Title: 'Evaluating Wideband Reflectance Versus Tympanometry as a Reliable Diagnostic Indicator for Identifying Middle Ear Dysfunction in Newborn Hearing Screening Protocols'
Track: 2 - Audiological Services
Keyword(s): Neonate, Tympanometry, Wideband Reflectance, Hearing Loss
Learning Objectives:
  1. Discuss evidence to support effective newborn hearing screening protocols
  2. Assess diagnostic implications for use of tympanometry versus wideband reflectance in accurately identifying middle ear dysfunction


Between 1 to 3 per 1000 well-babies and 2 to 4 per 1000 neonatal intensive care unit newborns are born with significant hearing loss. The 2007 position statement of the Joint Committee of Infant Health recommends that newborns have their hearing screened by 1 month of age, and if hearing loss is identified, evaluated by a physician and fit with appropriate amplification by 3 months of age, followed by access to early intervention services by 6 months of age. In the United States, newborn hearing screening techniques vary between otoacoustic emission testing and auditory brainstem response testing. Studies have suggested that there is a relationship between external and middle ear status and hearing screening results. In a study completed at the University of California-Irvine, 90 neonate ears with middle ear dysfunction resulted in 5 percent fail rate on ABR screening and 77 percent fail rate on otoacoustic emission screening. Given the significant amount of ears which do not pass initial hearing screenings due to middle ear dysfunction it is important to differentiate ears with middle ear dysfunction, from ears with neural hearing loss. High frequency tympanometry is a widely used diagnostic test for identifying tympanic membrane mobility in neonate ears with suspected middle ear dysfunction. Wideband reflectance is a newer diagnostic measure that evaluates power reflectance across a range of frequencies and can also provide information about middle ear status. A critical review of the literature will evaluate the clinical implications of using wideband reflectance in comparison with tympanometry as a diagnostic indicator of middle ear dysfunction in neonates. The poster will present a suggested modification in screening protocols for the newborn hearing screening. This information has the potential to be useful in promoting discussion about the clinical uses for wideband reflectance within the field of pediatric diagnostic audiology.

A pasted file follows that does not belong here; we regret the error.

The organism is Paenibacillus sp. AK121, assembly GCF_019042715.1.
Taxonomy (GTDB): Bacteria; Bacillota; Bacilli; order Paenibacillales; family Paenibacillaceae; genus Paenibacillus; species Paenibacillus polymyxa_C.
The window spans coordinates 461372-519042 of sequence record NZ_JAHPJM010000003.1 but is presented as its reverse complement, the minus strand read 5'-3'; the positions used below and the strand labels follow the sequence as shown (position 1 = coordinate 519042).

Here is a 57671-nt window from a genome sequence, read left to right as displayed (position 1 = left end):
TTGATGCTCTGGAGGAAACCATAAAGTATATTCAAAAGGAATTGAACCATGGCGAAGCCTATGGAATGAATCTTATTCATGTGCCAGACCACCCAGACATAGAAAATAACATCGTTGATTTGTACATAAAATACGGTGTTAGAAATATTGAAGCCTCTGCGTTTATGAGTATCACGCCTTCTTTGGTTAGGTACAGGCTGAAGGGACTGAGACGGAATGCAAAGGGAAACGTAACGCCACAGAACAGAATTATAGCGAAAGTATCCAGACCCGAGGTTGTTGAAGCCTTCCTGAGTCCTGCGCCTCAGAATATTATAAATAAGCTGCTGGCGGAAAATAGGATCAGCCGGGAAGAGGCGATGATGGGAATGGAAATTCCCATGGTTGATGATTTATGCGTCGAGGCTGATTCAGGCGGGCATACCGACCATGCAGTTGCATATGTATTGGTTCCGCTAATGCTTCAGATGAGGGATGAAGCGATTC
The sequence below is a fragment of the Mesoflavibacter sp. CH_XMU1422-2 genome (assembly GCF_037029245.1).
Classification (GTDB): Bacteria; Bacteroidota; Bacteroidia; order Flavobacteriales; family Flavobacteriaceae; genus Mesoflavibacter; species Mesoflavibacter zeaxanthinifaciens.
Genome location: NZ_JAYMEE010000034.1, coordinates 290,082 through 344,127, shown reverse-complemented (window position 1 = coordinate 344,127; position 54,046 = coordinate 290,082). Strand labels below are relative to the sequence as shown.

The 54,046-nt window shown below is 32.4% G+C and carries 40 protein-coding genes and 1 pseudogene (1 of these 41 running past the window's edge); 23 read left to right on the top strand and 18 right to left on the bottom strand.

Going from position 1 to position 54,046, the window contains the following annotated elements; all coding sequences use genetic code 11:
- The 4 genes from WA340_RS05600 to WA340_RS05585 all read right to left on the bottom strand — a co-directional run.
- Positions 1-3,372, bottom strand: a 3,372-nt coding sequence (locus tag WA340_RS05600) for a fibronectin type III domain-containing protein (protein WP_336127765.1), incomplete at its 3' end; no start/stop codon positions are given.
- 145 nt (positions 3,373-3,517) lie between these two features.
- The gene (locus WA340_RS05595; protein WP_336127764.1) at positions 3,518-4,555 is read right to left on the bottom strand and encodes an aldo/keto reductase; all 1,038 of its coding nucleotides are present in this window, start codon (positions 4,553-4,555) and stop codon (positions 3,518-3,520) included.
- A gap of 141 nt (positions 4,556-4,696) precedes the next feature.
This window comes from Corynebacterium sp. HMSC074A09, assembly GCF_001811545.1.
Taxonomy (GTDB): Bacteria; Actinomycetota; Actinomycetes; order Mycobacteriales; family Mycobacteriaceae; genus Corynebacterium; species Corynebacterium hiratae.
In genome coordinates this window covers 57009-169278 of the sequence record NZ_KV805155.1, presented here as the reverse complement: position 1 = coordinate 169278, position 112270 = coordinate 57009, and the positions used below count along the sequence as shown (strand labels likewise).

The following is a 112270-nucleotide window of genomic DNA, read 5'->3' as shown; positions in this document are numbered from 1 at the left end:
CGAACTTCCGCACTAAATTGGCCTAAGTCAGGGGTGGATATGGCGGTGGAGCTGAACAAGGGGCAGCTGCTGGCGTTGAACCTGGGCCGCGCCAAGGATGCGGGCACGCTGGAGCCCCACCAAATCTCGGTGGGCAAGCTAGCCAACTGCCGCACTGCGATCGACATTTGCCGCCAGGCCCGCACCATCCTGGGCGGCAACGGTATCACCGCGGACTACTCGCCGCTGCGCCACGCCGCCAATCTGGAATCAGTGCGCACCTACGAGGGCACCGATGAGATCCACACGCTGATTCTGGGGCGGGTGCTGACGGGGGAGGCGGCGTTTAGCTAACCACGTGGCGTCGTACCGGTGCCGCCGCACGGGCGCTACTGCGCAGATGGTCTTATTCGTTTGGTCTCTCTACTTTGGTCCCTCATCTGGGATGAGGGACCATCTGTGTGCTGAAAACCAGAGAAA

Presentation: Poster_KatieSoltys_1598.pdf

Handouts: Handout is not Available
CART: CART Transcription is not Available
Katie Soltys - Primary Presenter
University of Iowa
     Credentials: M.A.
      Doctor of Audiology candidate at the University of Iowa. Currently completing her fourth year externship at Boys Town National Research Hospital in Omaha, NE.

Financial - No relevant financial relationship exist.

Nonfinancial - No relevant nonfinancial relationship exist.
Lenore Holte - Author
Univ of Iowa Communication Sciences and Disorders
     Credentials: PhD CCC-A
      Lenore Holte, PhD, CCC-A, is a Clinical Professor in the Department of Communication Sciences and Disorders and the Department of Pediatrics and serves as director of speech-language-pathology and audiology services at the Center for Disabilities and Development. She also provides audiological technical assistance to the Iowa Early Hearing Detection and Intervention (EHDI) program. Dr. Holte's professional background is primarily in pediatric audiology, newborn hearing screening and hearing assessment of individuals with disabilities. Her role in the OCHL study includes recruitment of families through cooperation with the Iowa EHDI team and development and conduct of test protocols